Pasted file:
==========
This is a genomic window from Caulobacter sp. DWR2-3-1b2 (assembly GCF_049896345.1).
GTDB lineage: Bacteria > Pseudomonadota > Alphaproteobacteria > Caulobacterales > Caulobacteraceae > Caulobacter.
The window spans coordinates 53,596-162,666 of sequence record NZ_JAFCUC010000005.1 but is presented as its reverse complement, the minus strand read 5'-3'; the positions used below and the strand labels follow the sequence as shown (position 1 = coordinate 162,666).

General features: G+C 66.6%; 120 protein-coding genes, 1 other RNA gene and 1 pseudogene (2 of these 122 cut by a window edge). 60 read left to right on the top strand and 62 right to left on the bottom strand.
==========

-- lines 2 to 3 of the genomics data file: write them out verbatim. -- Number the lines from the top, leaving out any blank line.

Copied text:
GTDB lineage: Bacteria > Pseudomonadota > Alphaproteobacteria > Caulobacterales > Caulobacteraceae > Caulobacter.
The window spans coordinates 53,596-162,666 of sequence record NZ_JAFCUC010000005.1 but is presented as its reverse complement, the minus strand read 5'-3'; the positions used below and the strand labels follow the sequence as shown (position 1 = coordinate 162,666).